Suppliers' News

Antimicrobial peptides for aquaculture without antibiotics

Peptobiotics has raised a USD 6.2 million Series A to commercialize its antimicrobial peptide technology to replace the use of antibiotics.

Jhee Hong and Jon In Lab (1) (2)
Jhee Hong, co-founder & CTO, and Jonathan Berter, co-founder and CEO
April 11, 2024

Singapore startup, Peptobiotics, has raised a USD 6.2 million Series A to commercialize its antimicrobial peptide technology to replace the use of antibiotics in agriculture. The round was led by Hatch Blue, as one of the first investments from their newly launched USD 81 million Blue Revolution Fund.

The startup’s first product targets the aquaculture industry, where bacterial infections cost shrimp farmers billions in losses each year. Peptobiotics is commercializing recombinant antimicrobial peptides – these are naturally occurring bacteria-inhibiting proteins that are a first-line defense in the immune system of many organisms. The human genome alone is estimated to code for more than 100 distinct antimicrobial peptide genes, with thousands more found throughout the tree of life. Antimicrobial peptides can kill bacteria as efficiently as antibiotics, but most have a different mode of action that does not lead to antibiotic resistance. Since they are produced naturally by the body, they are thought to be generally safer and less prone to potentially harmful side effects than traditional antibiotics.

However, despite decades of research, the commercialization of antimicrobial peptides has been held back by the lack of an efficient manufacturing technology. Peptobiotics uses novel biotechnology to drastically bring down the manufacturing costs of even the most complex antimicrobial peptides.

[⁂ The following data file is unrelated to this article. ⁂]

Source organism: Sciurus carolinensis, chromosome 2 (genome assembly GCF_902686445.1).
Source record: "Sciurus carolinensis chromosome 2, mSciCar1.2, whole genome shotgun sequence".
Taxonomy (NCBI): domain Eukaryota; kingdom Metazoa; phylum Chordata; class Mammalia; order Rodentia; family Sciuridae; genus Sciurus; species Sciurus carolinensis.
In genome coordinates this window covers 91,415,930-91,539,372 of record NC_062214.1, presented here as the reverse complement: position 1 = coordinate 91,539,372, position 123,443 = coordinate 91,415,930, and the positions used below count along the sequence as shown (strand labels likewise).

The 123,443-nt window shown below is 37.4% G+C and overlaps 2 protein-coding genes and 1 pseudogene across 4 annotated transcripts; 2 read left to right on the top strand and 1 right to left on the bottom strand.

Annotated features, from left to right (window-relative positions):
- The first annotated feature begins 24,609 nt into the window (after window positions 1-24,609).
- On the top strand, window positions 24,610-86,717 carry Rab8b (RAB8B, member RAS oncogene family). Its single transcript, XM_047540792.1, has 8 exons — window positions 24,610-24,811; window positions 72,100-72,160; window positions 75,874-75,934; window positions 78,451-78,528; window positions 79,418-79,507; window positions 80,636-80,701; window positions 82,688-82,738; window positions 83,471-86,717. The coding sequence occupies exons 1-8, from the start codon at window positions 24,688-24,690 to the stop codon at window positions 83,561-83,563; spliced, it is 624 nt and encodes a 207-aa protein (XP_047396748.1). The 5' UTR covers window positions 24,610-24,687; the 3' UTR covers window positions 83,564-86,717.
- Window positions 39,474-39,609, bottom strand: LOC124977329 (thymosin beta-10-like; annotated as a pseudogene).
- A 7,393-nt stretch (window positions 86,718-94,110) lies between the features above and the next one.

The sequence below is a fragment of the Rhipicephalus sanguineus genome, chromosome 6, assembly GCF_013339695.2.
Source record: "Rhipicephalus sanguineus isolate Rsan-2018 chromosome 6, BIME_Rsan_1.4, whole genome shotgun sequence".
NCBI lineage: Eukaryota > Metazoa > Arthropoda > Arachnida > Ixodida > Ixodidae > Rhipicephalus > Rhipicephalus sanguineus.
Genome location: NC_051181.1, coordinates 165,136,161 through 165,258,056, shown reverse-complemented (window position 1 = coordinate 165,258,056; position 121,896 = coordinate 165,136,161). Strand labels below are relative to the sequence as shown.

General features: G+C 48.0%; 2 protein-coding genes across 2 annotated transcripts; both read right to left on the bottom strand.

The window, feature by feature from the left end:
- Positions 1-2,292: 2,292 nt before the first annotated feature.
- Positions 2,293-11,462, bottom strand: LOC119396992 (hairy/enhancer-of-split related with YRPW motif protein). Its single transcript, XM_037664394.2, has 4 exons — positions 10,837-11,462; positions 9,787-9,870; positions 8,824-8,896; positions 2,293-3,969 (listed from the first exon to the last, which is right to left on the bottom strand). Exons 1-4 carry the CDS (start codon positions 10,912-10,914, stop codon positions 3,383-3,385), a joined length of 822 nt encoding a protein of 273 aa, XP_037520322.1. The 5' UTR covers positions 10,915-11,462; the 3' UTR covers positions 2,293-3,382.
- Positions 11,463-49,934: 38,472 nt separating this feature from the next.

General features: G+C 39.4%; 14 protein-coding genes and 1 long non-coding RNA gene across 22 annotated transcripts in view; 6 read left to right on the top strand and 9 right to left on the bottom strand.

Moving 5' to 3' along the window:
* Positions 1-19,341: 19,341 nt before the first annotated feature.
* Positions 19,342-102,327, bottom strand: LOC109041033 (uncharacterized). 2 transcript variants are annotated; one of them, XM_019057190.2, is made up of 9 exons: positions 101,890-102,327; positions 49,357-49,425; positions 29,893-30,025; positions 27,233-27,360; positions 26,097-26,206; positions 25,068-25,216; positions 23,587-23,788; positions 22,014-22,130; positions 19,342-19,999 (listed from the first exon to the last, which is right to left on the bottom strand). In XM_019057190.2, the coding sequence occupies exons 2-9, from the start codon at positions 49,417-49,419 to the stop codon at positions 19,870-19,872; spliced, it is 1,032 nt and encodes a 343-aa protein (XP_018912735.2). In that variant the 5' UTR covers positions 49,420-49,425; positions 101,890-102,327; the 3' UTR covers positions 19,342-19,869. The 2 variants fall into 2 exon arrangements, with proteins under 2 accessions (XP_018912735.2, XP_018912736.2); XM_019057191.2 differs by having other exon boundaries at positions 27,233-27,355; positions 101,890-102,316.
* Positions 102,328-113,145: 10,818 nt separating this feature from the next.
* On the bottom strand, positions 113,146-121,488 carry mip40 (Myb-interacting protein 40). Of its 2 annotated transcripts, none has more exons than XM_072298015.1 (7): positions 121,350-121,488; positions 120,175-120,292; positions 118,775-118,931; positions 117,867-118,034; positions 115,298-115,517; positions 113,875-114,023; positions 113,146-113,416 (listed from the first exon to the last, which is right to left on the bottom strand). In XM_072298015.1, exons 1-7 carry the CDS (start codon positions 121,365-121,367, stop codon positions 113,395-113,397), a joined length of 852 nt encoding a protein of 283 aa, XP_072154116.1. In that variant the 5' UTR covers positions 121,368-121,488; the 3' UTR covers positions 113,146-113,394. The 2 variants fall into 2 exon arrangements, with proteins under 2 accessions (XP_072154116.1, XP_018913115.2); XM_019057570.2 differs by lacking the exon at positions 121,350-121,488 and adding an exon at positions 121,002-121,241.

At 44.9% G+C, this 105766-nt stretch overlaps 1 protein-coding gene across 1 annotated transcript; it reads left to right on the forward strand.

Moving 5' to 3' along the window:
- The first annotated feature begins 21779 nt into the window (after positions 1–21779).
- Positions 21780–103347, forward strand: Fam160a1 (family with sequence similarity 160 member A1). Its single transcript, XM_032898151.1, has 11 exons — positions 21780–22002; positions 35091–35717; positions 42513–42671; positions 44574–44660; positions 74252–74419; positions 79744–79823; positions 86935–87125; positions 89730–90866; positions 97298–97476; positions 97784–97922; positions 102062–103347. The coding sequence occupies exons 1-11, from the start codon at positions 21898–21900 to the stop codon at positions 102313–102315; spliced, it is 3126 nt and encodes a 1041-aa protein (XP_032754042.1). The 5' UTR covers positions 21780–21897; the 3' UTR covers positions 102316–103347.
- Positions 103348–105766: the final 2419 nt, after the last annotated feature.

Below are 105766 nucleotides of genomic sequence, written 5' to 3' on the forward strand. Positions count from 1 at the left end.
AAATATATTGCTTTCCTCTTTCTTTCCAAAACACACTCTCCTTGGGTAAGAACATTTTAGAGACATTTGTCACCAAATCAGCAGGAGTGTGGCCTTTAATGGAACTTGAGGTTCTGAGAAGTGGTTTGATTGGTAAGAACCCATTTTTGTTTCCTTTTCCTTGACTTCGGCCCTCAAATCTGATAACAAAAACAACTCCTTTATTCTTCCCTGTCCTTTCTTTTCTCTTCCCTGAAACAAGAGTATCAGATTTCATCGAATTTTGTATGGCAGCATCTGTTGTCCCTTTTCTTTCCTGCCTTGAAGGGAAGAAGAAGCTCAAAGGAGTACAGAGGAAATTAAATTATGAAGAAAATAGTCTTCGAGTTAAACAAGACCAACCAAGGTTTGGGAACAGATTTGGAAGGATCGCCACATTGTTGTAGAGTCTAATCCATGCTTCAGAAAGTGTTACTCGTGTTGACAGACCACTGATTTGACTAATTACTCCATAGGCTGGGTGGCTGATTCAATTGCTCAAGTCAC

“Our breakthrough was screening through thousands of peptides to find the ones that could have real efficacy in agriculture, then figuring out the biotechnology innovations needed to produce them on an industrial scale at a price point acceptable to our customers,” said Koh Jhee Hong, co-founder & CTO of Peptobiotics.

“We see great potential for impact by applying Peptobiotics’ technology in the aquaculture sector, where disease stands tall as one of the most challenging barriers to sustainable production and antibiotic abuse remains a key public health concern,” said Supriya Srinivasan, managing partner at Hatch’s Blue Revolution Fund.

Co-founder and CEO, Jonathan Bester, said, “In 2023, we took our technology out of the lab and turned it into a real manufacturing process. In 2024, the Series A gives us the working capital to produce larger commercial volumes so that we can solve the industry’s disease challenges and cut antibiotics out of the food supply chain”.

The round was also joined by a cohort of leading agritech strategics and VCs. New investors included Singapore’s SEEDS Capital, France’s Seventure Partners, leading diversified Australian agribusiness GrainCorp, and Farmabase – the largest animal medicine company for poultry and swine in LATAM. Participating existing investors include Trendlines Agrifood Fund, Ponderosa VC, The Yield Lab Asia Pacific, and others.

Peptobiotics previously won Singapore’s SINERGY Synthetic Biology Award in 2021, and in 2022 finished first place amongst over 3,600 startups in Singapore’s annual Slingshot Global Startup Pitching Competition. Since then, they have validated their antibiotic replacement product across trials in multiple countries and achieved milestones in scaling up production.